Like a gift-wrapped present, the Sketch is perhaps more interesting inside than out. Despite its solid out-of-the-box action and blade centering (Way to go, CRKT!), I decided to take this guy apart. Here’s what I found.


That’s right – One bronze washer! The Sketch also features stainless steel liners, a prominent detent ball, and a D-shaped pivot. While I’m usually disenchanted by the inner workings of budget knives, the execution on my tester was spot-on.

About that handle… If it reminds you of a certain cephalopod, then congratulations! You’ve spotted the similarity between the Sketch and another CRKT model, the Squid. Both are the work of designer Lucas Burnley, a man known for creating practical EDC tools. But where the Squid comes with a steel chassis, the Sketch utilizes polymer handle scales with rubber TPR inlays. This allows for increased grip and improved ergos, at least in my medium/large hands.

Lastly, let’s talk about the color. This black-on-red model is nicely finished, with a squarely utilitarian appearance. I’m not usually a fan of black blades, but I think it works here. The overall aesthetic screams “tool,” but not in the ironic way of the Snap-On knife.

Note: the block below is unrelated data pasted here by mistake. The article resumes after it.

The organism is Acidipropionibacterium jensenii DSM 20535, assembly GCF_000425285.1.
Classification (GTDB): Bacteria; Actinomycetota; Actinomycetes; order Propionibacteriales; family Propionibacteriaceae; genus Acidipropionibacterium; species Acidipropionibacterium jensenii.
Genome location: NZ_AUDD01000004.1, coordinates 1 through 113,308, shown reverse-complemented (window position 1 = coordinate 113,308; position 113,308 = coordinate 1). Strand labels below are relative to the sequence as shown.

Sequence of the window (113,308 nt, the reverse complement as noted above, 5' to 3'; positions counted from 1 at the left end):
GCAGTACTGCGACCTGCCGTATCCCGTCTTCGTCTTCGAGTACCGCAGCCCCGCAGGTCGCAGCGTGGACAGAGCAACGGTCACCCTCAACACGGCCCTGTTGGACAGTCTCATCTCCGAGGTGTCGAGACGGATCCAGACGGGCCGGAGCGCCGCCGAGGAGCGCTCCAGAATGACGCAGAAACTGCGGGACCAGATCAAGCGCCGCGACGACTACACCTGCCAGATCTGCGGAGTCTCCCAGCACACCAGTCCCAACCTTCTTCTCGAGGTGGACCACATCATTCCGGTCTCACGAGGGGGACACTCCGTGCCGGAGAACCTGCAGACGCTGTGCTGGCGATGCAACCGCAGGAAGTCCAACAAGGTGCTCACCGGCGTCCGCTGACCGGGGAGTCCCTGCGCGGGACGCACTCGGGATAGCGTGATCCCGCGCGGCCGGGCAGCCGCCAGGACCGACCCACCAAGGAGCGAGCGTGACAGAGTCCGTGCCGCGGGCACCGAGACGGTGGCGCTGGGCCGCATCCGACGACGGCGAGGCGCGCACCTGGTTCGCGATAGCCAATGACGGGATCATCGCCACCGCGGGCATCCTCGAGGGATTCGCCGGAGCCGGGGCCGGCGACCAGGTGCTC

4.5 stars out of 5



I’ve never quite understood the hype around wharncliffe blades. Yeah, I’ve handled and review a few modified versions, but they’ve never resonated with me. Remember that comparison to a razor knife? Well, it’s an apt one. Both are designed with a work-first mentality, prioritizing function over form. Maybe this is why wharnies have never really clicked with me until now. From the first box I tackled with the Sketch, I’ve been sold.

From envelopes to cardboard to catering, I feel like this is a knife I can beat on. The position of the tip allows for excellent control when opening packages or performing fine tasks. And, while it’s certainly not a quick-deploying blade, the thumb hole is a perfectly serviceable opening mechanism. Ditto the linerlock, which snaps into a solid 50-percent state.